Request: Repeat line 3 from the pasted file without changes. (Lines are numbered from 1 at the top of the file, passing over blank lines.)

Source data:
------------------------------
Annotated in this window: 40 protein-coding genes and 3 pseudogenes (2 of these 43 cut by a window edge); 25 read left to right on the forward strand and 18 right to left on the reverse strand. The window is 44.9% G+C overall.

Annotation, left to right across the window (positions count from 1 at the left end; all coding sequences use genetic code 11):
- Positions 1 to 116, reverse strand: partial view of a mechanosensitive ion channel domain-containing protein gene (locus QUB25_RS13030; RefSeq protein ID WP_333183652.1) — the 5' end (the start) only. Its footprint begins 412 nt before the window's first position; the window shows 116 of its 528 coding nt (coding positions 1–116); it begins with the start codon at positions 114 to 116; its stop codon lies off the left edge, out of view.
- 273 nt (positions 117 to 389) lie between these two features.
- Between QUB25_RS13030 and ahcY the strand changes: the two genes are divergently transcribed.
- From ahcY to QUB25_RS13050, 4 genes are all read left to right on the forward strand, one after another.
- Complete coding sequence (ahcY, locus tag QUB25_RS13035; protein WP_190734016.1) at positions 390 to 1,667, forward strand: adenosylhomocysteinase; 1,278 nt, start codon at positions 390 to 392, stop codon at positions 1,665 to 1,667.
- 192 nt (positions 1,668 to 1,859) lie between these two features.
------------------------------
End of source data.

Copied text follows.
- Positions 1 to 116, reverse strand: partial view of a mechanosensitive ion channel domain-containing protein gene (locus QUB25_RS13030; RefSeq protein ID WP_333183652.1) — the 5' end (the start) only. Its footprint begins 412 nt before the window's first position; the window shows 116 of its 528 coding nt (coding positions 1–116); it begins with the start codon at positions 114 to 116; its stop codon lies off the left edge, out of view.